Years ago, there was a play on Broadway called the “Great God Brown” and in one scene; a man was on his deathbed. He was very frightened but his mother was at his side. She spoke to him as though he were a child. She said to him, “Go to sleep, Billy, it will be all right.” Billy starts to tell her about his life. He says, “It was dark and I couldn’t see where I was going. I had to take the drugs, because they were all picking on me.”
His mother replied, “I know, but you are tired now. Just go to sleep.” He answered, “Will I wake up?” She says, “Yes, and the sun will be rising.” Billy interrupts and says “to judge, the living and the dead.” Then in great fear, he added, “I do not want justice, I want love.” To this his mother says, “There is only love.” Then Billy says the only prayer he knows, which is “The Our Father.” We hear a great deal about prayer in the gospel today.
In fact, the whole gospel is a prayer. It is the longest prayer in the Bible. In our first reading from the Acts of the Apostles, we are told that the Apostles are in constant prayer. All the polls tell us that most people in the U.S. pray. What Billy shows us is that prayer originates in our concept of God. How you see God affects the way you pray. If God is a taskmaster filled with vengeance, someone who is just waiting for you to mess up, then prayer may be difficult.
But, if you see God as a friend, and loving Father, then it will be easy to pray. If you want a relationship with God, you have to pray. You cannot have a relationship with anyone unless you communicate with them. Prayer is communication with God. Billy could not pray while he saw God as a judge.
It was only when his mother told him that God is love; waiting for us to return to Him, could he relax and say “Our Father.” One woman I know has a very busy schedule as well as three children. Her husband has multiple sclerosis; she says the only way I cope is through prayer. I suspect it is the same with many people. You may often despair and ask what does it mean? You are being disappointed, what does it mean? You are fired from your job, what does it mean?
What does it mean to be alienated from your family? To be divorced; to be told of this terrible sickness you have to carry; to come to terms to put a parent in a nursing home. What does all this terribleness mean? My child is on drugs, my family is breaking up? These are tragedies that many of us have to face and the only way to come to terms with them is through prayer.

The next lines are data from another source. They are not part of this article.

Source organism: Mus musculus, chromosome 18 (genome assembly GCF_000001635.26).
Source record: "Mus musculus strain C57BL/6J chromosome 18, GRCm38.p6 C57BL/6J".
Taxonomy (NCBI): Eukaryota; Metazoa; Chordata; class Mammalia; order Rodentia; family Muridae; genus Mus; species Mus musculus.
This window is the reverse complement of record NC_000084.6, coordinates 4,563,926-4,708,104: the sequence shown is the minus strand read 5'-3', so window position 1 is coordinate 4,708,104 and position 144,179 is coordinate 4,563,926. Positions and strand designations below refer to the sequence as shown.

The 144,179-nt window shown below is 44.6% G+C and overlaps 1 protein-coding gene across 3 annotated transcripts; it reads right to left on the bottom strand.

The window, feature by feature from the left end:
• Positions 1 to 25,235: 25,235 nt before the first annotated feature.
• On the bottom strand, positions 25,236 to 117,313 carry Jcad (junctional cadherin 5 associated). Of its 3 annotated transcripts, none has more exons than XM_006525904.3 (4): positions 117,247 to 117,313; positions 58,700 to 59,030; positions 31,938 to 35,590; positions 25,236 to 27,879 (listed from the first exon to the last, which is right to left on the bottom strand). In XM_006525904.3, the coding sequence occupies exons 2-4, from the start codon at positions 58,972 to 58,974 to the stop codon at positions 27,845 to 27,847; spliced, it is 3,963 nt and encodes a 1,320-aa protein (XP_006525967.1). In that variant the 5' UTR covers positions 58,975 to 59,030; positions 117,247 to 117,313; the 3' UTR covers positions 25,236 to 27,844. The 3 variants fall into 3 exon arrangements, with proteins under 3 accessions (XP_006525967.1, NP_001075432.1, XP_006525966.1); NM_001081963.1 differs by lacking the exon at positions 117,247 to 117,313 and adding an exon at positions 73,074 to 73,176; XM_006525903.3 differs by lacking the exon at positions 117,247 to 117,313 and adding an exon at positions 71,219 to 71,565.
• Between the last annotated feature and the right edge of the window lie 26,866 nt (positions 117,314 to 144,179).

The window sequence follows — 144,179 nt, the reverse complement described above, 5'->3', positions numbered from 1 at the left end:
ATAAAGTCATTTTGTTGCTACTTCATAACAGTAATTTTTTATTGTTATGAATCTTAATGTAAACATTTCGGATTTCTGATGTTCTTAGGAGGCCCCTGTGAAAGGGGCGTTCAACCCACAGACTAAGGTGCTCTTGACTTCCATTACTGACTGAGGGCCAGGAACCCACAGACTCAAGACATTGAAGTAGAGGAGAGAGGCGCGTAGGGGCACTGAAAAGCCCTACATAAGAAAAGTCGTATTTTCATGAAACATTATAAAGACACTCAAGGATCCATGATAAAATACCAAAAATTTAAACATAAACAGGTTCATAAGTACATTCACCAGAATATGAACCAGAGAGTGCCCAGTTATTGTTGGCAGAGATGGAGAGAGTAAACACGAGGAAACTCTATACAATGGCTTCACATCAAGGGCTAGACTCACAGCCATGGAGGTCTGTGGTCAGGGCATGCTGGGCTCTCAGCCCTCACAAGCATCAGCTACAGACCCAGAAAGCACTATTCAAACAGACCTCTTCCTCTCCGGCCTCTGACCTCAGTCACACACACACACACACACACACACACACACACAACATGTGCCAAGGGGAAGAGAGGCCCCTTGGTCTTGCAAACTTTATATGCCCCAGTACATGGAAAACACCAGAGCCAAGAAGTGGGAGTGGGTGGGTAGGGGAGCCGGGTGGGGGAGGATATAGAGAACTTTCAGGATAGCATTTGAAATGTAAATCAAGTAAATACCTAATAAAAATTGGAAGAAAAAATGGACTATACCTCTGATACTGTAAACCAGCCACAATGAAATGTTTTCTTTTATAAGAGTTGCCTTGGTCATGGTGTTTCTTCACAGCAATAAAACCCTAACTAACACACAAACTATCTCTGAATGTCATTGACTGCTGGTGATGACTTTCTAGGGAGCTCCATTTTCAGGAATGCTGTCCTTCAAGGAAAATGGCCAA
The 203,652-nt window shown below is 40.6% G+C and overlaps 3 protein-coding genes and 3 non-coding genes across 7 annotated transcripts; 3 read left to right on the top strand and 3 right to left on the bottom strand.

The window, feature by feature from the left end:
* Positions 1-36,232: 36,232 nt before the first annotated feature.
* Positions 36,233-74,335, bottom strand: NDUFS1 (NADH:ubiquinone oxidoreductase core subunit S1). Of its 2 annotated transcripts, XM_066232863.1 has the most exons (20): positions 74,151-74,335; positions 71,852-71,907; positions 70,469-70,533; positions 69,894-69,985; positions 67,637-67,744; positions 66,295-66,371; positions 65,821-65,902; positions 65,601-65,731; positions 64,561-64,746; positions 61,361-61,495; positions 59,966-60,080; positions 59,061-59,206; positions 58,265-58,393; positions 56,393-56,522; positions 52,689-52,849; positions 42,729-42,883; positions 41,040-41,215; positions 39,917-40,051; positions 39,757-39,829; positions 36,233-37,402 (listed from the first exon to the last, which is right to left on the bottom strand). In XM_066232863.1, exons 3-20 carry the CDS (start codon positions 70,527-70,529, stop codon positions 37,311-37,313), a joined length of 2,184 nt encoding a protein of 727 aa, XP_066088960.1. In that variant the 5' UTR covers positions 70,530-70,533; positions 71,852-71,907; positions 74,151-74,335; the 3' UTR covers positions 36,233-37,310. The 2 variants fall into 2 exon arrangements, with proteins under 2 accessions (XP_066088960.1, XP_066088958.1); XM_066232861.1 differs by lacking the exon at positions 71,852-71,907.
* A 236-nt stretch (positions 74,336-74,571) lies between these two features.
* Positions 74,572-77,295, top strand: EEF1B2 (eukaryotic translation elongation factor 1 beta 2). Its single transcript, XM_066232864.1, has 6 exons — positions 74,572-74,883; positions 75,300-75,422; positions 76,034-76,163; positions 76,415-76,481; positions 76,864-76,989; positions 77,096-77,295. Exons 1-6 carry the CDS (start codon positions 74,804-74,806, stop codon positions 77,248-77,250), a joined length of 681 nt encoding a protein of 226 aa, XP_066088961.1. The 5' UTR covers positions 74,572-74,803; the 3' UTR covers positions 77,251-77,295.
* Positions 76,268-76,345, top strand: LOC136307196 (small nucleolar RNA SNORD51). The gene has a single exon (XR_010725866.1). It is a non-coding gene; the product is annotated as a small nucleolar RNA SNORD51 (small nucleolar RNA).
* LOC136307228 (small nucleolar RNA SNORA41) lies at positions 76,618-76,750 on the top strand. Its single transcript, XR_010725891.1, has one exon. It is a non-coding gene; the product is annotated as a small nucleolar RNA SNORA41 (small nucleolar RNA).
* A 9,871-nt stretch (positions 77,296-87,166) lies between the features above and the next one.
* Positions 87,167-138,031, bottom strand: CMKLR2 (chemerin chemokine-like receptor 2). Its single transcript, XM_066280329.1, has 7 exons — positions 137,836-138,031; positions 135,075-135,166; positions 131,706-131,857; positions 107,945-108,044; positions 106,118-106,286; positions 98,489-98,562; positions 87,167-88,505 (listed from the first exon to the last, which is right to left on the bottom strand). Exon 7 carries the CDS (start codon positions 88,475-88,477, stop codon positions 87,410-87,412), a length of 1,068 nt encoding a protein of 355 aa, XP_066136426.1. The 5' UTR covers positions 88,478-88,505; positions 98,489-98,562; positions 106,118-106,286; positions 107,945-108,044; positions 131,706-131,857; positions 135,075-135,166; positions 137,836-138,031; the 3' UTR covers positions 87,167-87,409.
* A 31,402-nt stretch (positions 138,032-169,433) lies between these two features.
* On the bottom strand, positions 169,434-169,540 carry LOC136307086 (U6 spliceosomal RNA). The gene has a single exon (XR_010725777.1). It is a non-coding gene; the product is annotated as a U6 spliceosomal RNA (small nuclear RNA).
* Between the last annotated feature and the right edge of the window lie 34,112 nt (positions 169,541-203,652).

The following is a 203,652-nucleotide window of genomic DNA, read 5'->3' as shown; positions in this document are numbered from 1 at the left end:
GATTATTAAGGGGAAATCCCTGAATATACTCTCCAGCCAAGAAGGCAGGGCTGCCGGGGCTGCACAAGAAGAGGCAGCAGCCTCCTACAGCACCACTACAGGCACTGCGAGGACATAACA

That is one of the reasons we come together every week – to support and pray for each other. Prayer is not just a personal matter. There will always be time when we pray for our own needs. But our prayers must also include those around us, even those we do not know. That is why we say, Our Father and not My Father. Often we try to make our prayers productive, it has to produce something or we try to change God’s mind. Ideally, just place yourself in God’s presence. Open yourself to Him, be receptive and let Him change you.
Private prayer is so important. Jesus showed this when He himself went off alone to pray. He knew what to do. He drew strength and regeneration from periods of private prayer. His disciples observed this and reached out to Him saying, “Lord, teach us how to pray.” Perhaps, we all need to ask the Lord, “Lord teach us how to pray.”
Teach us how to pray to find a deep sense of peace and wholeness. Teach us to pray from the heart; teach us how to pray when we feel far from any shore; far from any person; adrift without a sense of direction. Teach us to pray when we are overwhelmed with day-to-day living. Teach us to pray when we are feeling great, when we are joyful and everything is going well.
Teach us how to pray when we are celebrating and when we are growing. But, above all, and in all situations when it is convenient and inconvenient; in season and out of season; for God’s sake Lord, “Teach us how to pray.”
One thought on “Fr. Bob’s Homily – Seventh Sunday of Easter”
Thought provoking homily. Excellent.
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